Archbishop of Canterbury Rowan Williams, spiritual leader of the world's 77 million Anglicans, poked a stick in a hornets nest last week. According to media reports, he said it "seemed unavoidable" that Britain would have to adopt elements of Sharia law, the Islamic legal code. Here's a good explanation of the controversy, from the Sunday Times of London.
A frenzied swarm of critics quickly emerged, from Prime Minister Gordon Brown to the tabloid Sun ("It's easy to dismiss Archbiship of Canterbury Rowan Williams as a silly old goat. In fact, he's a dangerous threat to our nation.") to fomer Archbishop of Canterbury George Carey ("His is a view I cannot share. Acceptance of some Muslim laws within British law would be disastrous for the nation.")
As the Times reported, "He produced one of the most unlikely coalitions seen in Britain in recent times. He was attacked by conservatives, liberals, all three leading political parties, fellow Christians, Jews and, indeed, some Muslims. "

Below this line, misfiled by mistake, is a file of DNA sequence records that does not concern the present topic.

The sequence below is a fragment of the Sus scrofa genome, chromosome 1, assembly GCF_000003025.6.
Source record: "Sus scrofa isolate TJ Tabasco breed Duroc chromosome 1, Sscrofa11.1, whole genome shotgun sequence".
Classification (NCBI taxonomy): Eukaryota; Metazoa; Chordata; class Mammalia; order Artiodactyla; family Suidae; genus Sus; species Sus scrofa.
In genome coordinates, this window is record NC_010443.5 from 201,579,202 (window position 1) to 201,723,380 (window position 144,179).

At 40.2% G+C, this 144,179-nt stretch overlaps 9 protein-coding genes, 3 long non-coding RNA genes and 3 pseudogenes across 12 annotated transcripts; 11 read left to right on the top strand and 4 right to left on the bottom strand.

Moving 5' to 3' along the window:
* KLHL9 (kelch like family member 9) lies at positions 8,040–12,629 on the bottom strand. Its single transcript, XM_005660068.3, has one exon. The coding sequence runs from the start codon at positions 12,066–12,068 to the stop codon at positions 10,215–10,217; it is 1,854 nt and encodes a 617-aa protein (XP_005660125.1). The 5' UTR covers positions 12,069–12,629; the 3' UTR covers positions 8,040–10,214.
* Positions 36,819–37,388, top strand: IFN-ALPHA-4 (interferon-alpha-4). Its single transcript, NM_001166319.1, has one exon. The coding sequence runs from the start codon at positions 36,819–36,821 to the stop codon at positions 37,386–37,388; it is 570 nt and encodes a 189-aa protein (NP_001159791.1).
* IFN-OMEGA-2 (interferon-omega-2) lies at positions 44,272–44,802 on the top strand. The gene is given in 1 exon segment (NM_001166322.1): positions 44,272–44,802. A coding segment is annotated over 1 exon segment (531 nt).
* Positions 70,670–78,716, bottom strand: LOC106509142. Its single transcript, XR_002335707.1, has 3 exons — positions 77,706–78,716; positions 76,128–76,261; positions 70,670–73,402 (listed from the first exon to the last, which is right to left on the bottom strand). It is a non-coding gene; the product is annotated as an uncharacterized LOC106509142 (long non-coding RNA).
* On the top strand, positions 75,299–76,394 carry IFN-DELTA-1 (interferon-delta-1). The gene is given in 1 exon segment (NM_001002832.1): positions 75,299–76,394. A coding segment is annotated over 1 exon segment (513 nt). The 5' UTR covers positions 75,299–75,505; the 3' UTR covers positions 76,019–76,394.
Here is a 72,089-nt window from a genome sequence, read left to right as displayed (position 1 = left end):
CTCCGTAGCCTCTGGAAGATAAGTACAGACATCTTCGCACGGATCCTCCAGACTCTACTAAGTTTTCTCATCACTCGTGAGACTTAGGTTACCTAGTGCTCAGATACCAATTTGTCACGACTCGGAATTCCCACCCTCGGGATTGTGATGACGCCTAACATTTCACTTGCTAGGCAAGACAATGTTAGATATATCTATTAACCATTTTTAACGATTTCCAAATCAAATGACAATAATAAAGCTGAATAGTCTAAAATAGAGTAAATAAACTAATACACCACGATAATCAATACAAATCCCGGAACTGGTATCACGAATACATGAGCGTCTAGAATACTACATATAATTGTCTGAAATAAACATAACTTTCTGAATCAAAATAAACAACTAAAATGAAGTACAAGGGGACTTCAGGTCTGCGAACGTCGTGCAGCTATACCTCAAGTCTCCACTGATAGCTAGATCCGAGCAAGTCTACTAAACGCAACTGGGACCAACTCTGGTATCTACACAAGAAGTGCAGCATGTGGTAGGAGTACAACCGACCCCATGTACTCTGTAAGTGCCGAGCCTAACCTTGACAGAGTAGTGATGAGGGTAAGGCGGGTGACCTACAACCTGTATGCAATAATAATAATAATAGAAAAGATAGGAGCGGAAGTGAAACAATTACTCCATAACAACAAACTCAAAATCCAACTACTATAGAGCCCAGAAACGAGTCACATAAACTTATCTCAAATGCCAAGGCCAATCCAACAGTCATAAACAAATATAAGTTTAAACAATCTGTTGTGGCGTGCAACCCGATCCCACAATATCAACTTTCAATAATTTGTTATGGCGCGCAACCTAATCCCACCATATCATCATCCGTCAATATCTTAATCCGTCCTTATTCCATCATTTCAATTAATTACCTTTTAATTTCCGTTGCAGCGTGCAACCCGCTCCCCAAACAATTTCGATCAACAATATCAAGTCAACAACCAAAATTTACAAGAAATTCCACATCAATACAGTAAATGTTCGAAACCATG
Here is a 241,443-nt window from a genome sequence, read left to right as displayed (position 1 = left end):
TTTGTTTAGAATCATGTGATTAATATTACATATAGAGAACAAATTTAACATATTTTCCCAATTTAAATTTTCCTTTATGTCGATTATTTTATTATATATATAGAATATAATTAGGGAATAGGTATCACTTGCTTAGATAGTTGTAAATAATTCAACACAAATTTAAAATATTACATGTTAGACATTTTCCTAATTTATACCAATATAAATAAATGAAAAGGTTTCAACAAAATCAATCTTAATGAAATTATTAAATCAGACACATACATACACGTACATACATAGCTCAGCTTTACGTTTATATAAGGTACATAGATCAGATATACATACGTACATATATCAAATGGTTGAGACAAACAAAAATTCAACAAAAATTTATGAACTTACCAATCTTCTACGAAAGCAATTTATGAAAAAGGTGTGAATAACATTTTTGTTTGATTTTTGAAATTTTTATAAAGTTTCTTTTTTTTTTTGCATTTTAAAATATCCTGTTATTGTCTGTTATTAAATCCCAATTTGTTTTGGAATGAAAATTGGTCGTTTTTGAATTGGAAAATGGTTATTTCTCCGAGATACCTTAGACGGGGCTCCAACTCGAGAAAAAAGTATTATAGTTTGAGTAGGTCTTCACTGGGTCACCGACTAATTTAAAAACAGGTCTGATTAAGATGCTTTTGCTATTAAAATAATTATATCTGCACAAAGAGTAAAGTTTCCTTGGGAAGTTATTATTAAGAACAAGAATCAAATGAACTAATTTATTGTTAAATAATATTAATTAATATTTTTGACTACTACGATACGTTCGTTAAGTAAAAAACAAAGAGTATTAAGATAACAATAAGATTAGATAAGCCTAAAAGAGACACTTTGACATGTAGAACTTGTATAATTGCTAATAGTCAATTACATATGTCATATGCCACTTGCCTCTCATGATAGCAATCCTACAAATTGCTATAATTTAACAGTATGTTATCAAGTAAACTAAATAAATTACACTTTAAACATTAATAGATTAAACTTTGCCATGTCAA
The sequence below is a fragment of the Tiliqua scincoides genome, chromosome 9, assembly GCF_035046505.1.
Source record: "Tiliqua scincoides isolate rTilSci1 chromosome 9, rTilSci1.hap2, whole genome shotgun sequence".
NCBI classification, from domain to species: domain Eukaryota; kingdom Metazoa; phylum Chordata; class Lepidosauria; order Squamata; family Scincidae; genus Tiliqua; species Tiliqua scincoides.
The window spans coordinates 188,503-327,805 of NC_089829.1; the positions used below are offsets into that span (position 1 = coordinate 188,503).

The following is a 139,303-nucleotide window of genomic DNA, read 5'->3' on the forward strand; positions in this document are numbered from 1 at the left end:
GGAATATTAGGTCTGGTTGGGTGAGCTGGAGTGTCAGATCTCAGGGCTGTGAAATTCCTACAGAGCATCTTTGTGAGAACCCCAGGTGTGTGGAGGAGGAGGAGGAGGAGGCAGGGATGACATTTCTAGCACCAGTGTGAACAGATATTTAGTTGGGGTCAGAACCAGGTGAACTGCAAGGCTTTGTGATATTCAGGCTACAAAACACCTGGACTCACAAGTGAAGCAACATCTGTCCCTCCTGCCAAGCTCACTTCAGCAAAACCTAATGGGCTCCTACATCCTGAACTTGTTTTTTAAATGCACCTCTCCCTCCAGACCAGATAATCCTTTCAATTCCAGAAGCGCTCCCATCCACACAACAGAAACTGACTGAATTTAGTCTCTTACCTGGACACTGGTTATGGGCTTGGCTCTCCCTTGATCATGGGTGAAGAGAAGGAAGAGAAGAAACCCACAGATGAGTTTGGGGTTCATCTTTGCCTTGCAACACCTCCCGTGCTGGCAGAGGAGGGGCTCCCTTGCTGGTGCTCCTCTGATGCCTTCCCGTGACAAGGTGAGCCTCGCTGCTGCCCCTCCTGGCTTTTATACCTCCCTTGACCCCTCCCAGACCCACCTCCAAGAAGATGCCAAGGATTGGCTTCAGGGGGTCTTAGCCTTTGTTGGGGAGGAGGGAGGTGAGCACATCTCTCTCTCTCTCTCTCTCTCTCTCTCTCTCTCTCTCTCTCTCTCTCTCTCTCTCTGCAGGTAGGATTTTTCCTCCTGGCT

The repeatedly stung archbishop attempted to clarify his remarks on his Web site, including links to the original speech and his interview with the BBC.
Rowan Williams is a brilliant man whose deep theological musings tend to be misunderstood when simplified into sound bites. I think it's clear that what he intended to say was far less radical than his critics accuse him of saying. A partial accommodation of religious law -- as is already done with the Orthodox Jewish community -- is far from the parallel legal system that some accuse him of advocating.
Still, even if it was the right thing to say, it was the wrong time to say it. At a time when Western democracies feel threatened by immigration's effect on culture and militant Islam's use of terror, suggesting that Britain's legal system make room for Sharia law was incredibly brave, stunningly oblivious or simply foolish.
What do you think?